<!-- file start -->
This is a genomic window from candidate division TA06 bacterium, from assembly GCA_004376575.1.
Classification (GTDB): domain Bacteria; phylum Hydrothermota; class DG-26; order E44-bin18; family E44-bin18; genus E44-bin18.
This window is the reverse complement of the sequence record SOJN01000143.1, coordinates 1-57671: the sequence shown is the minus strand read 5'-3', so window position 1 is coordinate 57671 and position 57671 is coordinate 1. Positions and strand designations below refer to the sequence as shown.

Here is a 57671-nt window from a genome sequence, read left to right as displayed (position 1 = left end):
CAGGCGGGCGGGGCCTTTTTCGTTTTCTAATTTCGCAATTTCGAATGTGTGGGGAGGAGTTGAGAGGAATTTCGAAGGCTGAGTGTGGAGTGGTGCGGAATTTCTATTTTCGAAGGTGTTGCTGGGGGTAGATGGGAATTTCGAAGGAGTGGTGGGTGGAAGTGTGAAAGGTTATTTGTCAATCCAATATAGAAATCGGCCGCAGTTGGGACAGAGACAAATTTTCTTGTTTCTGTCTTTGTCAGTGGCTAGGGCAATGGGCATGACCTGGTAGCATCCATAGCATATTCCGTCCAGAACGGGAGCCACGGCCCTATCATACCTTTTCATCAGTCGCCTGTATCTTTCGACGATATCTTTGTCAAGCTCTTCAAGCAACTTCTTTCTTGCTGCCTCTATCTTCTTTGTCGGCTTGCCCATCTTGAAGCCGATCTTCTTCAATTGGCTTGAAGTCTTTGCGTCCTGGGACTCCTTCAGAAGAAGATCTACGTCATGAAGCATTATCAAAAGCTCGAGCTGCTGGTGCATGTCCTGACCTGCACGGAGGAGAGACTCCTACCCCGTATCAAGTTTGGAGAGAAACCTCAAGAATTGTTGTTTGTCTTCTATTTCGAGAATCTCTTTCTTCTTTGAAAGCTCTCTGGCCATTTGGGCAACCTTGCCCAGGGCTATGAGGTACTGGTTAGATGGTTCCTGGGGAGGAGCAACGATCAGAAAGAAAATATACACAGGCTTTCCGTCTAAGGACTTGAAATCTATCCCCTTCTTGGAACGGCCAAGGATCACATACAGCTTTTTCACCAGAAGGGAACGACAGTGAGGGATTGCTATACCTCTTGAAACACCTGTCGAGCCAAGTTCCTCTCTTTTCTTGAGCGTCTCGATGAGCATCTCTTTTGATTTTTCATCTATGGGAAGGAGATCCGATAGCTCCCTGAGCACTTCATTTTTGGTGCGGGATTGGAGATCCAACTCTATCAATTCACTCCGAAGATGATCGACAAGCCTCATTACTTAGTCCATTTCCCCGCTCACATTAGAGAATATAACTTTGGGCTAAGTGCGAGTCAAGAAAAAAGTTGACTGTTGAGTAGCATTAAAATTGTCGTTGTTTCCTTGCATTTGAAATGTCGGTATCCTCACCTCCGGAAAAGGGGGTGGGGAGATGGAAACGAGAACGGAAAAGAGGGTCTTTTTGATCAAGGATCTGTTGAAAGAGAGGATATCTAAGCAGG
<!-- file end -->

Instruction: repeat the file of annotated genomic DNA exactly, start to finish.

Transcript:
This is a genomic window from candidate division TA06 bacterium, from assembly GCA_004376575.1.
Classification (GTDB): domain Bacteria; phylum Hydrothermota; class DG-26; order E44-bin18; family E44-bin18; genus E44-bin18.
This window is the reverse complement of the sequence record SOJN01000143.1, coordinates 1-57671: the sequence shown is the minus strand read 5'-3', so window position 1 is coordinate 57671 and position 57671 is coordinate 1. Positions and strand designations below refer to the sequence as shown.

Here is a 57671-nt window from a genome sequence, read left to right as displayed (position 1 = left end):
CAGGCGGGCGGGGCCTTTTTCGTTTTCTAATTTCGCAATTTCGAATGTGTGGGGAGGAGTTGAGAGGAATTTCGAAGGCTGAGTGTGGAGTGGTGCGGAATTTCTATTTTCGAAGGTGTTGCTGGGGGTAGATGGGAATTTCGAAGGAGTGGTGGGTGGAAGTGTGAAAGGTTATTTGTCAATCCAATATAGAAATCGGCCGCAGTTGGGACAGAGACAAATTTTCTTGTTTCTGTCTTTGTCAGTGGCTAGGGCAATGGGCATGACCTGGTAGCATCCATAGCATATTCCGTCCAGAACGGGAGCCACGGCCCTATCATACCTTTTCATCAGTCGCCTGTATCTTTCGACGATATCTTTGTCAAGCTCTTCAAGCAACTTCTTTCTTGCTGCCTCTATCTTCTTTGTCGGCTTGCCCATCTTGAAGCCGATCTTCTTCAATTGGCTTGAAGTCTTTGCGTCCTGGGACTCCTTCAGAAGAAGATCTACGTCATGAAGCATTATCAAAAGCTCGAGCTGCTGGTGCATGTCCTGACCTGCACGGAGGAGAGACTCCTACCCCGTATCAAGTTTGGAGAGAAACCTCAAGAATTGTTGTTTGTCTTCTATTTCGAGAATCTCTTTCTTCTTTGAAAGCTCTCTGGCCATTTGGGCAACCTTGCCCAGGGCTATGAGGTACTGGTTAGATGGTTCCTGGGGAGGAGCAACGATCAGAAAGAAAATATACACAGGCTTTCCGTCTAAGGACTTGAAATCTATCCCCTTCTTGGAACGGCCAAGGATCACATACAGCTTTTTCACCAGAAGGGAACGACAGTGAGGGATTGCTATACCTCTTGAAACACCTGTCGAGCCAAGTTCCTCTCTTTTCTTGAGCGTCTCGATGAGCATCTCTTTTGATTTTTCATCTATGGGAAGGAGATCCGATAGCTCCCTGAGCACTTCATTTTTGGTGCGGGATTGGAGATCCAACTCTATCAATTCACTCCGAAGATGATCGACAAGCCTCATTACTTAGTCCATTTCCCCGCTCACATTAGAGAATATAACTTTGGGCTAAGTGCGAGTCAAGAAAAAAGTTGACTGTTGAGTAGCATTAAAATTGTCGTTGTTTCCTTGCATTTGAAATGTCGGTATCCTCACCTCCGGAAAAGGGGGTGGGGAGATGGAAACGAGAACGGAAAAGAGGGTCTTTTTGATCAAGGATCTGTTGAAAGAGAGGATATCTAAGCAGG